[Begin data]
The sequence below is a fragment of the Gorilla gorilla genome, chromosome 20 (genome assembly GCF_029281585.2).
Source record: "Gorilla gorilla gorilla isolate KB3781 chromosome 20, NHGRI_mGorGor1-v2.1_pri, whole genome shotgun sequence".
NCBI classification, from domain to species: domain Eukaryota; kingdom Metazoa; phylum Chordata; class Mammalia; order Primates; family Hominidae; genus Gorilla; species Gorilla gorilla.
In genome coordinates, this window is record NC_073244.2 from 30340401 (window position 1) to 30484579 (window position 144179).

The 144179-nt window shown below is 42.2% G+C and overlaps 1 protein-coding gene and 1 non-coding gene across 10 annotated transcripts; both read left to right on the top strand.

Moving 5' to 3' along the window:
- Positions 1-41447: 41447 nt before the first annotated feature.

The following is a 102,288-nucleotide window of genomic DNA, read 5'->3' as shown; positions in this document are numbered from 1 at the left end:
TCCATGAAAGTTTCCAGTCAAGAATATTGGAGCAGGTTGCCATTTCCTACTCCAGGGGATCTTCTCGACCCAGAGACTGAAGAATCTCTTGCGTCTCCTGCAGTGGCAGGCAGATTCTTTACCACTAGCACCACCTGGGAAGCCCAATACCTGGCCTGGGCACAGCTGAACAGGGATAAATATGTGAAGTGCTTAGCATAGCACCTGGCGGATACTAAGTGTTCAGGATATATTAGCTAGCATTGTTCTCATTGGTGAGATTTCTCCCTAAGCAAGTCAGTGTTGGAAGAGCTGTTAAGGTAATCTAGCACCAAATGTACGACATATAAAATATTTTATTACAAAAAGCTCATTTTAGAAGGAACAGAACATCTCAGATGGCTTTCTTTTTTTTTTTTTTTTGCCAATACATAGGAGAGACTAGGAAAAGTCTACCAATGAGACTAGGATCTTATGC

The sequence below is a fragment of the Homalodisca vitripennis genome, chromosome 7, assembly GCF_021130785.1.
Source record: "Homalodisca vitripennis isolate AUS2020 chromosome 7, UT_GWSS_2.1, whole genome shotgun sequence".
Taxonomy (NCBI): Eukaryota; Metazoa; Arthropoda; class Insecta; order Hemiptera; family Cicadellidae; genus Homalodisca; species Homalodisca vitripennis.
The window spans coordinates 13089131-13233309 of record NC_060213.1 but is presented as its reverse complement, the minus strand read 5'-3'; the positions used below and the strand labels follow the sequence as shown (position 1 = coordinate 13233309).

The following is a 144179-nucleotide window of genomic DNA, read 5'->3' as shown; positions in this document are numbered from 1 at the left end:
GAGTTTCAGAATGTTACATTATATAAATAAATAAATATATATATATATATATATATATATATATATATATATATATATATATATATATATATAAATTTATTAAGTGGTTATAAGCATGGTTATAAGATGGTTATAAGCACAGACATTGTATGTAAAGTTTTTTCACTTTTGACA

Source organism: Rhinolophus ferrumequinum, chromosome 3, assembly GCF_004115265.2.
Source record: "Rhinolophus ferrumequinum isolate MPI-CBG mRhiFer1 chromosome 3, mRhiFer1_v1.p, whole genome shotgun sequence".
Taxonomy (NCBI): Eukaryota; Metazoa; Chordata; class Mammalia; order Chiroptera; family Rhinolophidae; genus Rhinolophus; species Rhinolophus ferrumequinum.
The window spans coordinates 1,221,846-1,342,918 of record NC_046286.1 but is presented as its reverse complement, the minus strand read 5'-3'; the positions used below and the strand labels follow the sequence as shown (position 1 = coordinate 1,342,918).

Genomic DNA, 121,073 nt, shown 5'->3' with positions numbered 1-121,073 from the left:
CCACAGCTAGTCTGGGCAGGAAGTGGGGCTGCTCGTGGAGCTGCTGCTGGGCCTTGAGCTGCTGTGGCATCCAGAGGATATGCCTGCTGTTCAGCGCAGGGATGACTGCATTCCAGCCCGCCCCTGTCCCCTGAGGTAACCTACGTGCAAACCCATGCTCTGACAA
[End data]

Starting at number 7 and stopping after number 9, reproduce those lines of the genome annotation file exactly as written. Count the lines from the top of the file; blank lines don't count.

- Positions 1-41447: 41447 nt before the first annotated feature.

The following is a 102,288-nucleotide window of genomic DNA, read 5'->3' as shown; positions in this document are numbered from 1 at the left end:
TCCATGAAAGTTTCCAGTCAAGAATATTGGAGCAGGTTGCCATTTCCTACTCCAGGGGATCTTCTCGACCCAGAGACTGAAGAATCTCTTGCGTCTCCTGCAGTGGCAGGCAGATTCTTTACCACTAGCACCACCTGGGAAGCCCAATACCTGGCCTGGGCACAGCTGAACAGGGATAAATATGTGAAGTGCTTAGCATAGCACCTGGCGGATACTAAGTGTTCAGGATATATTAGCTAGCATTGTTCTCATTGGTGAGATTTCTCCCTAAGCAAGTCAGTGTTGGAAGAGCTGTTAAGGTAATCTAGCACCAAATGTACGACATATAAAATATTTTATTACAAAAAGCTCATTTTAGAAGGAACAGAACATCTCAGATGGCTTTCTTTTTTTTTTTTTTTTGCCAATACATAGGAGAGACTAGGAAAAGTCTACCAATGAGACTAGGATCTTATGC